Q. Please explain the phrase ‘breaking of bread’ in the book of Acts. Does it always refer to the Lord’s Supper, or can it also mean a common meal? How are we to know the difference? I know some who are trying to say that it is appropriate to take the Lord’s Supper on Thursdays?
As we constantly remind our viewers the context of a statement must be considered for proper intrepretation. By observing the context of each time the phrase “breading of bread” or “break bread” is used in the book of Acts I believe we can see the meaning clearly.
They were continually devoting themselves to the apostles’ teaching and to fellowship, to the breaking of bread and to prayer.
Day by day continuing with one mind in the temple, and breaking bread from house to house, they were taking their meals together with gladness and sincerity of heart,
On the first day of the week, when we were gathered together to break bread, Paul began talking to them, intending to leave the next day, and he prolonged his message until midnight.
When he had gone back up and had broken the bread and eaten, he talked with them a long while until daybreak, and then left.
Having said this, he took bread and gave thanks to God in the presence of all, and he broke it and began to eat.
In Acts 2:42 the diciples continued in the Apostle’s teaching and fellowship the breaking of bread and prayer. This context is clearly indicating that which is spiritual and therefore must be a reference to the Lord’s Supper when using the term “breaking of bread.” All of the other items in this verse indicate a spiritual activity. It would be inapproprate to isolate one activity and interpretate it to indicate something else.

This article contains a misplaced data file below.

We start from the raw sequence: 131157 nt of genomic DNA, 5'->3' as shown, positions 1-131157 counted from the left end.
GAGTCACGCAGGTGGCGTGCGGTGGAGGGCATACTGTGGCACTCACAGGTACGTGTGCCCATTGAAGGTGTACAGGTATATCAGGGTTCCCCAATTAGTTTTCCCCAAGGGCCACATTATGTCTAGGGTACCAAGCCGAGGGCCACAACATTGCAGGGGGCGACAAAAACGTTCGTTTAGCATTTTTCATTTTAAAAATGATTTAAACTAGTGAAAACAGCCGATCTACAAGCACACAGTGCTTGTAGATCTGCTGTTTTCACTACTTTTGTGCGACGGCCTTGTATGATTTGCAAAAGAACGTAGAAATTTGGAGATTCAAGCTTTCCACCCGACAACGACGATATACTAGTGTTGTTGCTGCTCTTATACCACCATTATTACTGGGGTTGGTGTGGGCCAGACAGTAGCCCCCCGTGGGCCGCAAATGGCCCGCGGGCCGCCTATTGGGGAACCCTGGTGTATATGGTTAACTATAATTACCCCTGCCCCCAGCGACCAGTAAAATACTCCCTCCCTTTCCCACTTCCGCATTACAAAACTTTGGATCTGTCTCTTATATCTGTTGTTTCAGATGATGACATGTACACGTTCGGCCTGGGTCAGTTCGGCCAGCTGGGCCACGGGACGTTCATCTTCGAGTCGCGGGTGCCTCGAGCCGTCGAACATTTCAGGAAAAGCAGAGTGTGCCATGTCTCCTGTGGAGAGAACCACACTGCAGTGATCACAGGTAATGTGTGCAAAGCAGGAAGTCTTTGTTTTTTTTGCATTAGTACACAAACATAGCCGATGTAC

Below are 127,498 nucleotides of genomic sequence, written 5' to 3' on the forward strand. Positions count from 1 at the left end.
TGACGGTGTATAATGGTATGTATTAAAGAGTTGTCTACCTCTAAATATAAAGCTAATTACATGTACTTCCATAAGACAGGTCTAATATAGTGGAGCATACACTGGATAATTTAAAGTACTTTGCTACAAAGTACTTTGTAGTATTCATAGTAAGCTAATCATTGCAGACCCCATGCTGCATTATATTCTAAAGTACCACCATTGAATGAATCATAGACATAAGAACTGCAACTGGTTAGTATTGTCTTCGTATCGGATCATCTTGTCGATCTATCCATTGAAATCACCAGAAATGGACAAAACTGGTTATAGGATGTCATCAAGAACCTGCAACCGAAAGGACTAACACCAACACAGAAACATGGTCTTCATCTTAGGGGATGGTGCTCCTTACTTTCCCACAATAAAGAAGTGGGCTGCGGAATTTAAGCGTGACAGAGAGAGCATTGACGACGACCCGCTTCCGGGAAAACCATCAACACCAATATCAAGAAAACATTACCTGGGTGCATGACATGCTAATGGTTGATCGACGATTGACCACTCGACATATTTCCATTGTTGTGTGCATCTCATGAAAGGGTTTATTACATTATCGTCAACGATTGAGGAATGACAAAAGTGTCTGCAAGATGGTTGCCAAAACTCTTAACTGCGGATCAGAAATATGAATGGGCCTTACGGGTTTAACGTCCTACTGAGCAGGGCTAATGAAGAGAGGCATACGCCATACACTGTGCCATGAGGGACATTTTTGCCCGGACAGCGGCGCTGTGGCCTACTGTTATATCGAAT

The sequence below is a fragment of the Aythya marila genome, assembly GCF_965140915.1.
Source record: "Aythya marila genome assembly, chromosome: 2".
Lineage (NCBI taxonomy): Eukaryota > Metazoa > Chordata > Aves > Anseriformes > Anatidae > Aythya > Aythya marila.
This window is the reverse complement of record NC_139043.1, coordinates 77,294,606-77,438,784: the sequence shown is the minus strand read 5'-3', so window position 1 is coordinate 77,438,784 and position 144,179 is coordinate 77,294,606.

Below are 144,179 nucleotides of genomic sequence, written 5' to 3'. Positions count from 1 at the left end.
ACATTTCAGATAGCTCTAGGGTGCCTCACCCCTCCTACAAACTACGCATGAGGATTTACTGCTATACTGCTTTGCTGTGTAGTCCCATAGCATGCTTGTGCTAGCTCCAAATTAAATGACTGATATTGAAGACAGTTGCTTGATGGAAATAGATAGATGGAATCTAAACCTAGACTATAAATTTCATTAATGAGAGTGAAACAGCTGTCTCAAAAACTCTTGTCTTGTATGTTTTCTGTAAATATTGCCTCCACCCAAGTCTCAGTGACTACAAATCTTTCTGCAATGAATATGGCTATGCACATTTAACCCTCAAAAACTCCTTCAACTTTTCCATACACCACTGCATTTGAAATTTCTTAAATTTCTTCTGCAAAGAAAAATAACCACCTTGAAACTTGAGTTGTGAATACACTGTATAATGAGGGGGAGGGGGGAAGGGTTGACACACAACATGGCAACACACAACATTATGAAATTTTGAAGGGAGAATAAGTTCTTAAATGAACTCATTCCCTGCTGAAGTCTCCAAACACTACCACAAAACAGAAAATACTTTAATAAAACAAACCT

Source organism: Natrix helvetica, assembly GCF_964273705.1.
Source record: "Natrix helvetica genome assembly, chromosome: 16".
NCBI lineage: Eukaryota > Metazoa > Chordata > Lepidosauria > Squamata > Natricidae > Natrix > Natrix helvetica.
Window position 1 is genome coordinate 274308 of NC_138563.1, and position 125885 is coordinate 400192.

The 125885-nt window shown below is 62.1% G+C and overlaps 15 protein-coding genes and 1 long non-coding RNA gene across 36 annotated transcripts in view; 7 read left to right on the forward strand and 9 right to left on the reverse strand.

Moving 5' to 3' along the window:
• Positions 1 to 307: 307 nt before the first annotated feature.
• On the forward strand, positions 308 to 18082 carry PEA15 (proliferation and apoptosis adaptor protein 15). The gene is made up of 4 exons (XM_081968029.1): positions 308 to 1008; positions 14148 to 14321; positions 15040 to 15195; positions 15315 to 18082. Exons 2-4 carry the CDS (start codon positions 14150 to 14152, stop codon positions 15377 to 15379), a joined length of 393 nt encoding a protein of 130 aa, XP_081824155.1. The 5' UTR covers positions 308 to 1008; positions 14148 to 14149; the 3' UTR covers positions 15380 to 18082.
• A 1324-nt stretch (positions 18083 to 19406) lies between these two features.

In Acts 2:46 we have a reference to a “common meal.” The context is clear. They were taking their meals together. The “breaking of bread” here is a meal, not the Lord’s Supper.
In Acts 20:7 we have a reference to the “first day of the week” the day of worship, the Lord’s Day, and Luke records that the purpose of the gathering was to “break bread” and listen to the Word proclaimed by the apostle Paul. These are clearly spiritual activities that Christians engage in during the worship assembly on the first day of the week.
In Acts 20:11 we have Paul eating a meal with some of the brethren on the next day before his departure. This is clearly NOT a reference to the Lord’s Supper.
In Acts 27:35 we have another reference to a meal which Paul and others share together. This is NOT a reference to the Lord’s Supper.
The Lord’s Supper was eaten on the Lord’s Day in the assembly of the church. This is clear from the passages cited above. To suggest that it may be eaten with God’s approval on Thursday is to speak where the Bible is silent.